Bishop McGuinness’ players praised coach Pearse Mahon for his easygoing attitude. The jokes he cracks on the course and the Irish music he plays for the team keeps the mood light.
The Villains may not have won another championship, however, without Mahon showing a stern side to his young players toward the end of the Northwest 1-A/2-A Conference season.
“We had a talk about what they assumed,” Mahon said. “It felt like the team thought all they had to do was get out of the bus and they’d get a victory. Things have been kind of going easy for them. There was a complacency to their play and I had to kind of straighten them out.”
Mission accomplished. Every player on the team started performing better through the conference tournament, regional and then the NCHSAA 1-A Championship at Chapel Hill Country Club. McGuinness rolled to its third straight title with a third straight blowout.
Two years ago, the Villains bested West Montgomery by 48 shots. Last year, Lake Norman Charter was the second-place team, 52 shots back. This time around, the Villains shot 611 (305-306) to beat Charter by 36 shots.
“This year was different than the last two,” said Tanner Owen, the individual medalist. “The last two years we had such an amazing team. This year we had been quite erratic. It was a little stressful because nobody knew what might happen.”
Granted, folks had a pretty good idea of what Owen would do. The junior, who has verbally committed to Wake Forest, placed second in the state as a freshman – three shots behind teammate Stanhope Johnson – and finished fourth last year, five back of repeat-medalist Johnson.
This year, Owen fired a 2-under-par 70 in the opening round, leading sophomore teammate Jonathon Davis by four shots for individual honors. A second-round 73 left Owen at 1-under for the tournament, six shots ahead of West’s Dylan Kennedy.
“I putted very, very well, and that’s something that has been my weakness in winter and early spring,” Owen said. “I didn’t get off the tee well both days.”
Davis tied for fourth place but settled for fifth after Charter’s Blake Fiest birdied the second playoff hole. Still, Davis’ 74-78 was nothing to complain about. He spent much of the year as McGuinness’ No. 4 scorer.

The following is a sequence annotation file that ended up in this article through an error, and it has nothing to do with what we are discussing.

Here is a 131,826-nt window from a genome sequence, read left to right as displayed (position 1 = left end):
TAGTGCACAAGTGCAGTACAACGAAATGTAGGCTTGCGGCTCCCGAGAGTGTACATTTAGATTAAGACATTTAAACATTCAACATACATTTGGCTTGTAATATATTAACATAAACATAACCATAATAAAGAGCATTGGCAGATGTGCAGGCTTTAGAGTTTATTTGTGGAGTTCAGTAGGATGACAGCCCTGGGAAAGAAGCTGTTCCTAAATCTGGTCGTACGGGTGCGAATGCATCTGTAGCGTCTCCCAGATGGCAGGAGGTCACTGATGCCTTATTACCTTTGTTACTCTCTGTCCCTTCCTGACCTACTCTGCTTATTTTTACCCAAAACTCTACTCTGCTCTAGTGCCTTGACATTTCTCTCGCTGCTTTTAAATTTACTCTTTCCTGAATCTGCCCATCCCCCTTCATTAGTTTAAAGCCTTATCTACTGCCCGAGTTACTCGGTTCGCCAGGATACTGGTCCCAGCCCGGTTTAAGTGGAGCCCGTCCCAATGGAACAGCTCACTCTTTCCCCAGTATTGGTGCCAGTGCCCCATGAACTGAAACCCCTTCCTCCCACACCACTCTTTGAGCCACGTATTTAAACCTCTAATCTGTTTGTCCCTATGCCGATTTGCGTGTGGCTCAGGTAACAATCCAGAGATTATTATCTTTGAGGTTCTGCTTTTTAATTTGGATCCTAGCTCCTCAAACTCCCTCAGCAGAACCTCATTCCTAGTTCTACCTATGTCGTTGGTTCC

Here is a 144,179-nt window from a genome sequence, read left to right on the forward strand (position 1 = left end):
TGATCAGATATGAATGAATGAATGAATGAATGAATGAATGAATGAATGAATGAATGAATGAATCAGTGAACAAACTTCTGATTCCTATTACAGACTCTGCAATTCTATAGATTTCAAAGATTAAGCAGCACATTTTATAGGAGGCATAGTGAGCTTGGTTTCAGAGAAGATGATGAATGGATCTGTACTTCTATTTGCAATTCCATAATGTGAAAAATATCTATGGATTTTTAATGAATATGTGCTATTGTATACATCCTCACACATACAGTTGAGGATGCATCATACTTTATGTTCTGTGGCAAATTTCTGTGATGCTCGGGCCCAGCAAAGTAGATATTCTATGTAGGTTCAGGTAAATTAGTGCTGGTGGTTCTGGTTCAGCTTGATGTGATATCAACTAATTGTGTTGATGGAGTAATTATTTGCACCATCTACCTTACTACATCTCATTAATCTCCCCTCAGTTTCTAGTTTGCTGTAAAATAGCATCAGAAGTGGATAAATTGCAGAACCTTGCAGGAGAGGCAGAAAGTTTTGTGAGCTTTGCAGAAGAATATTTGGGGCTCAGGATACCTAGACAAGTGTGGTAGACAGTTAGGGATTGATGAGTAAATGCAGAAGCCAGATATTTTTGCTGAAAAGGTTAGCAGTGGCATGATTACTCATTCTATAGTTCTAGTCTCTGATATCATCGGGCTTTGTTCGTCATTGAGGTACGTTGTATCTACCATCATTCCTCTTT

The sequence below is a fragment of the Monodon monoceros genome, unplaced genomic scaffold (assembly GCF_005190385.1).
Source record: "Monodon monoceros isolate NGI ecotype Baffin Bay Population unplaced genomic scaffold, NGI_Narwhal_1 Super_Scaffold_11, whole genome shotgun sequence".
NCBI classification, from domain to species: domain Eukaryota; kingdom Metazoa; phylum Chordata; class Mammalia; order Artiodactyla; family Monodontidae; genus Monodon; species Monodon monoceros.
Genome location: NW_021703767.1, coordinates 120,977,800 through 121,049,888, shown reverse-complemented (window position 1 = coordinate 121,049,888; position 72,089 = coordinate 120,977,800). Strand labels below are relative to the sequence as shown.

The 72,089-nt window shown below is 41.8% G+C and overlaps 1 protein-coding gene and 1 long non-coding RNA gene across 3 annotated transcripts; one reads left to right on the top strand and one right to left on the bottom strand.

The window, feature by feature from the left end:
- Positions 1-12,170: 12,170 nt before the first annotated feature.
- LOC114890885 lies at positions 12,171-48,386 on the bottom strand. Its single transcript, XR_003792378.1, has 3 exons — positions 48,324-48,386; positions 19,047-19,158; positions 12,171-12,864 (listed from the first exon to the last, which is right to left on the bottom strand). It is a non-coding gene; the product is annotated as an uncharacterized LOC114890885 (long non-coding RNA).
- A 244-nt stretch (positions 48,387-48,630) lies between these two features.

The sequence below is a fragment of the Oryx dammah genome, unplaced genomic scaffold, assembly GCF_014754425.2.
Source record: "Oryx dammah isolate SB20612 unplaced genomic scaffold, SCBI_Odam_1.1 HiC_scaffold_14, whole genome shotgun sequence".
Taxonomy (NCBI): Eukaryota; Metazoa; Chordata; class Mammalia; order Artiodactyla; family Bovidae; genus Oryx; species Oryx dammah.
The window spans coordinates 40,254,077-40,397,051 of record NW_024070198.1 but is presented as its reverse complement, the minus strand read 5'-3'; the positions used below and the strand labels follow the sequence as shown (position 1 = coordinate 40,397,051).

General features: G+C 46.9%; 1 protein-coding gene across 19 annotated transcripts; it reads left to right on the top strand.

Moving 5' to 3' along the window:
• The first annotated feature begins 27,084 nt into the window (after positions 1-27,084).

“It felt really good to be 1-2 in the standings after the first day,” Davis said. “I think that gave everybody a good confidence boost, took the pressure off a little bit. I’m not disappointed with fourth in the state. I would have liked to give Tanner a run for his money that second day.”
The rest of the Villains weren’t far off Owen’s pace. Mason Orr and Kevin Sowinski tied for 13th overall. Orr shot 80-78, while Sowinski came in at 81-77. Orr and Owen had been atop the McGuinness leaderboard most of the year, but Sowinski – just a freshman – normally was No. 5. He shot a 73 at regionals.
“I can’t say I didn’t expect him to play well. I did,” Mahon said. “But I didn’t expect him to play that well. Around the conference tournament, he started to get it going.”
Even McGuinness’ last two players – Zack Shields (84-91) and Robert Brooks (94-92) would have helped the other 11 teams in the field. Their teammates were simply too strong to allow room in the scoring column: In the second round, the Villains’ top four all came in with scores in the 70s.
“That’s just awesome,” Mahon said. “It’s great for a golfer to produce when it means the most. In my years of coaching the Bishop McGuinness golf team, that seems to be what they do. I’ve had guys produce at the right time. “
Mahon just wrapped up his sixth year with the team, which traditionally has been a loose-knit group of great golfers. Mahon is well known for joking with his players, who joke with each other – even in high-pressure situations such as the state tournament.
After the first round, the players gathered to watch a movie. And they always get ready for matches by listening to some of Mahon’s Irish favorites, such as the tune “Never Mind the Strangers” by Irish rock band The Saw Doctors.
Owen first heard it two years ago: “ ‘What in the world have I gotten myself into?’ It kind of caught on right away. Coach has some culture to share. It’s a lot of fun.”
In the end, the fun times figure to be remembered more than the day Mahon had to set his team straight. That may not bode well for the rest of the state – if the Villains learned their lesson about being complacent, what might a focused McGuinness squad accomplish next year with all six players returning?
“I’m not looking forward,” Mahon said. “I’m just enjoying this.”